EAST GREENBUSH, N.Y. (WTEN) — Governor Kathy Hochul held her first meeting of the new Interstate Task Force on Illegal Guns at the New York State Intelligence Center (NYSIC) in East Greenbush Wednesday morning.
Law enforcement officials from nine northeastern states were in attendance to tackle the urgent issue of illegal guns, which are contributing to violence and crime in New York and across the region.
“We have a moral obligation to do everything we can to fight the scourge of illegal guns on our streets,” Governor Kathy Hochul said. “Too many lives have been lost because of illegal firearms that should never have been on our streets. By convening law enforcement officials from across the region, we can share intelligence and strategies that stem the flow of illegal guns and keep New Yorkers safe.”
The Interstate Task Force on Illegal Guns, first announced during Governor Hochul’s 2022 State of the State address. It is the latest joint effort to bring a unified approach from State and City leaders, including Governor Hochul, Lieutenant Governor Brian Benjamin and New York City Mayor Eric Adams, to the crucial issue of public safety.
The agenda will include setting up the information-sharing consortium and crime analysis centers, as well as ways to share intelligence, tracing tools, strategies and tactics across jurisdictions while partnering with prosecutors and law enforcement agencies in each region.
Representatives from the New York State Police, New York City Police Department (NYPD), the federal Bureau of Alcohol Tobacco and Firearms (ATF) and law enforcement agencies from New York, Rhode Island, Connecticut, Vermont, Ohio, Massachusetts, Pennsylvania, New Jersey and New Hampshire, will gather at the first Task Force meeting to coordinate immediate action that will help stop the flow of illegal guns and prevent further gun violence.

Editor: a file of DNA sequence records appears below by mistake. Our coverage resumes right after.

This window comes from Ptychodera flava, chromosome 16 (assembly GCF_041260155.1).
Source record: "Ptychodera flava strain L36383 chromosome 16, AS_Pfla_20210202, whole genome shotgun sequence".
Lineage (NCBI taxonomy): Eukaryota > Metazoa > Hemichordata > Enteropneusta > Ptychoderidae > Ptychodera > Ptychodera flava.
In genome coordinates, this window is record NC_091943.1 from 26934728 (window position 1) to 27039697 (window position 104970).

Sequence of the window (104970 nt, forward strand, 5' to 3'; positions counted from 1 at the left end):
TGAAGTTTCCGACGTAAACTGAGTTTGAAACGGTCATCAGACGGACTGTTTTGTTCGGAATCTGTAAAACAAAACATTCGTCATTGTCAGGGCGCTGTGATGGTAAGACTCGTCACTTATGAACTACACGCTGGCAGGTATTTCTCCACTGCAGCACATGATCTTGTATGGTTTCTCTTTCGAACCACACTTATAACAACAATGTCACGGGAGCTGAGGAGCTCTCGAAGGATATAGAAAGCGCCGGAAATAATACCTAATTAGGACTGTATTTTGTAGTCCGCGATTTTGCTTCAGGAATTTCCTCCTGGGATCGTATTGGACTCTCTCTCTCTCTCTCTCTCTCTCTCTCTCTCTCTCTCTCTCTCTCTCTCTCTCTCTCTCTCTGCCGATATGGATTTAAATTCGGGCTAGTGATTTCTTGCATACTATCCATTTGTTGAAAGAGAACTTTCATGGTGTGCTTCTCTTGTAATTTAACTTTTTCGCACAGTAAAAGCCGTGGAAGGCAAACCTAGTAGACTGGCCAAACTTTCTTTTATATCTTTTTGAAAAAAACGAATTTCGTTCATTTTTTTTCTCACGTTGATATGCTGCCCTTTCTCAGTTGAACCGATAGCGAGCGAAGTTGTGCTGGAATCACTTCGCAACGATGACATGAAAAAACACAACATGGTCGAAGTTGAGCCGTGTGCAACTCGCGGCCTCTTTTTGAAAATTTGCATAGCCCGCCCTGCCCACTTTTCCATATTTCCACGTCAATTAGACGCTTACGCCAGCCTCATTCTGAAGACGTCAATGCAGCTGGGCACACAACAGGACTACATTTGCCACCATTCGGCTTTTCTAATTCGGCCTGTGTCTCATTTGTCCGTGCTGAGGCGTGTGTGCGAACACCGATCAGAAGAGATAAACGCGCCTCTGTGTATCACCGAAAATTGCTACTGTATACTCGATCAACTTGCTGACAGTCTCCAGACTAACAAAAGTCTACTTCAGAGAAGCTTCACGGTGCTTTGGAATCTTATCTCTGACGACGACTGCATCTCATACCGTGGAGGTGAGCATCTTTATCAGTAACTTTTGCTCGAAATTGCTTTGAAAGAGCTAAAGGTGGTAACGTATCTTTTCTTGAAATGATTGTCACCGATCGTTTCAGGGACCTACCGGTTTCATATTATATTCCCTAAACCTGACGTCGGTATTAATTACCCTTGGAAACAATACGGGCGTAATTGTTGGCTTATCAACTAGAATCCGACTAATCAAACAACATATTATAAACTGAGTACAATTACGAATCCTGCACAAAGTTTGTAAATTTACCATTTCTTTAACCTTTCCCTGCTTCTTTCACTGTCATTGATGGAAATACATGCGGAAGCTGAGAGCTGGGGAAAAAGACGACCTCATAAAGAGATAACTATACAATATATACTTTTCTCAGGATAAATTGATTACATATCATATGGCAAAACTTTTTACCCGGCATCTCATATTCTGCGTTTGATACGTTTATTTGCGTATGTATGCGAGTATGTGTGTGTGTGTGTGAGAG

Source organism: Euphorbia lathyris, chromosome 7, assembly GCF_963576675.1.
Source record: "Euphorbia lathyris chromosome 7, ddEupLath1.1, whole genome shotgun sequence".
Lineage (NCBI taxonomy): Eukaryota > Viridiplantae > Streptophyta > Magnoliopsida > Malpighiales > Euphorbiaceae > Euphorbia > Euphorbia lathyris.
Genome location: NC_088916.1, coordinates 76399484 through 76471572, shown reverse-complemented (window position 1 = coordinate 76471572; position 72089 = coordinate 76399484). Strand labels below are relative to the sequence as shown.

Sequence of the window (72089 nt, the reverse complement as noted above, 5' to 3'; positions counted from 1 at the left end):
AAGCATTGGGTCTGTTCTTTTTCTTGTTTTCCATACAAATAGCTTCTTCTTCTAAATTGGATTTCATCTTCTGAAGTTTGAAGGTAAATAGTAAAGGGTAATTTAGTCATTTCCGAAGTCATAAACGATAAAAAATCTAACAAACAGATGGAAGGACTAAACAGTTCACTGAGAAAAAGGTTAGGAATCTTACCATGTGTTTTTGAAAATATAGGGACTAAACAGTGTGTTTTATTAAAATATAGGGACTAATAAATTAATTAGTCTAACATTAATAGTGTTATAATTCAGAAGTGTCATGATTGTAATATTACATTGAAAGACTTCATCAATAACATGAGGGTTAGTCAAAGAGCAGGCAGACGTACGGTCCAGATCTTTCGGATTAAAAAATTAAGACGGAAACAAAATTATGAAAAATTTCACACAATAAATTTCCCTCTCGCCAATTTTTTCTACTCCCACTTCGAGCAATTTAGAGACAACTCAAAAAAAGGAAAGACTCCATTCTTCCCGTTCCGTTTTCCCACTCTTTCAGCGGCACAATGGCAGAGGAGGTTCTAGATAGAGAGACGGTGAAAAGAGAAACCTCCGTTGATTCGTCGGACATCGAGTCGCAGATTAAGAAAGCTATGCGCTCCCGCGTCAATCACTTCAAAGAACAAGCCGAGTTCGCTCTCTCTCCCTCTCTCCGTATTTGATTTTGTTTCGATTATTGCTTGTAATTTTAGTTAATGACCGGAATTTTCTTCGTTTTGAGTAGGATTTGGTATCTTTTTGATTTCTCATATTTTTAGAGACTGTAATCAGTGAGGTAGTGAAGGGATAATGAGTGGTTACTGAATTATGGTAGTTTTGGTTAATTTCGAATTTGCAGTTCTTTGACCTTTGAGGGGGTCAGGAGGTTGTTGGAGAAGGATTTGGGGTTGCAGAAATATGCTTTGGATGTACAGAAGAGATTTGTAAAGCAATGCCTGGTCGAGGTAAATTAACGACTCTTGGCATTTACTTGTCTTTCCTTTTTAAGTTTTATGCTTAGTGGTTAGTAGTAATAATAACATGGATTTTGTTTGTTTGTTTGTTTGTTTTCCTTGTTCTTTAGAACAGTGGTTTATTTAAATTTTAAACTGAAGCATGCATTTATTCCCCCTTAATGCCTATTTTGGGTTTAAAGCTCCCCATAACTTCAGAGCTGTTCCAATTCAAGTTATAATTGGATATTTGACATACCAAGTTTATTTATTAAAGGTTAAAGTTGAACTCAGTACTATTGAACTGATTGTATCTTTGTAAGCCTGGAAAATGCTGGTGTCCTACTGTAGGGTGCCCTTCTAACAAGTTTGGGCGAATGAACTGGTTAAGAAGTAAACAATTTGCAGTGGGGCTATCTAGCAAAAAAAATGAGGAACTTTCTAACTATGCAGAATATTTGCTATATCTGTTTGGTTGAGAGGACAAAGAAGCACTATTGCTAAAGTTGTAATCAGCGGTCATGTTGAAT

Albany County Sheriff Craig Apple has told WTEN on Tuesday he was unsure if his agency is part of this interstate task force. He applauds the idea of this interstate task force, however, he says in order to prevent gun violence, it comes down to changing the state’s current bail reform.
“Legal gun owners are not the ones out there committing the crimes, so by keep pushing gun control — it’s really just affecting legal gun owner, the gang bangers don’t really care what the state passes. So we need to be able to hold these individuals in jail when they get caught with a weapon especially a loaded weapon, we need to hold them to be accountable as opposed to just walk back out.”
During Wednesday’s news conference, the governor was pressed on bail reform “…If reforms are needed, based on data that is still being gathered, I am willing to have those conversations so I don’t feel just because of political reasons want me to give an answer — that’s not how I operate. I don’t cave to pressure. I do what’s right based on what the facts that come before me.”
Governor Hochul’s FY 2023 Executive Budget invests in public safety and efforts to curb the devastating impacts of gun violence. Governor Hochul proposed nearly $9 million in funding for the New York State Police to hire new recruits, gun crime tracing analysts, social media analysts and computer crime experts. Governor Hochul has also pledged nearly $4 million to invest in equipment and software for a computer and cyber crimes unit within the State Police.
Data already show the ways in which interstate gun trafficking is causing chaos and disorder in New York. According to the New York State Police’s Criminal Gun Clearinghouse, a total of 1,074 illegal guns were recovered last year. Preliminary statistics from NYPD show a total of 4,473 illegal guns were traced from out-of-state sources, with most coming from southern states like Georgia, South Carolina and Florida.